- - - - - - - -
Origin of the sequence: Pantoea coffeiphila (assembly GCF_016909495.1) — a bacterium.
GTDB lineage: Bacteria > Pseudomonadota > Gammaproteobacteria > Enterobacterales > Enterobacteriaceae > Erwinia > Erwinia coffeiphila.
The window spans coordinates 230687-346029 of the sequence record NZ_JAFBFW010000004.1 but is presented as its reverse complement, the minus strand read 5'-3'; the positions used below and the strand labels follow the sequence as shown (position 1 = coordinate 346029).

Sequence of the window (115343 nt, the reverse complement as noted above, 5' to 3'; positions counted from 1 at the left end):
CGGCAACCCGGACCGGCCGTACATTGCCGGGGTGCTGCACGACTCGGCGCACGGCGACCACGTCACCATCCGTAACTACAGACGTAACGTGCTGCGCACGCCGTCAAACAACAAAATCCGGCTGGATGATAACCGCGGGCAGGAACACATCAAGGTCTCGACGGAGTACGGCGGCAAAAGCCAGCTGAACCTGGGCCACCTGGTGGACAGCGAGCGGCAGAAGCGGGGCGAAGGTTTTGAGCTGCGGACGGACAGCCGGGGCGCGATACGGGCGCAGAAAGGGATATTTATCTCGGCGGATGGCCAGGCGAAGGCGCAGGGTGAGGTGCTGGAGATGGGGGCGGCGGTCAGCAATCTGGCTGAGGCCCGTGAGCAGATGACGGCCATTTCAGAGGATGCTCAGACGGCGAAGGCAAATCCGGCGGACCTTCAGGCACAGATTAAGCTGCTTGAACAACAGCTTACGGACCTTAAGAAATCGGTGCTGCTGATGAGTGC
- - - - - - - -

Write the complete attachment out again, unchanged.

Origin of the sequence: Pantoea coffeiphila (assembly GCF_016909495.1) — a bacterium.
GTDB lineage: Bacteria > Pseudomonadota > Gammaproteobacteria > Enterobacterales > Enterobacteriaceae > Erwinia > Erwinia coffeiphila.
The window spans coordinates 230687-346029 of the sequence record NZ_JAFBFW010000004.1 but is presented as its reverse complement, the minus strand read 5'-3'; the positions used below and the strand labels follow the sequence as shown (position 1 = coordinate 346029).

Sequence of the window (115343 nt, the reverse complement as noted above, 5' to 3'; positions counted from 1 at the left end):
CGGCAACCCGGACCGGCCGTACATTGCCGGGGTGCTGCACGACTCGGCGCACGGCGACCACGTCACCATCCGTAACTACAGACGTAACGTGCTGCGCACGCCGTCAAACAACAAAATCCGGCTGGATGATAACCGCGGGCAGGAACACATCAAGGTCTCGACGGAGTACGGCGGCAAAAGCCAGCTGAACCTGGGCCACCTGGTGGACAGCGAGCGGCAGAAGCGGGGCGAAGGTTTTGAGCTGCGGACGGACAGCCGGGGCGCGATACGGGCGCAGAAAGGGATATTTATCTCGGCGGATGGCCAGGCGAAGGCGCAGGGTGAGGTGCTGGAGATGGGGGCGGCGGTCAGCAATCTGGCTGAGGCCCGTGAGCAGATGACGGCCATTTCAGAGGATGCTCAGACGGCGAAGGCAAATCCGGCGGACCTTCAGGCACAGATTAAGCTGCTTGAACAACAGCTTACGGACCTTAAGAAATCGGTGCTGCTGATGAGTGC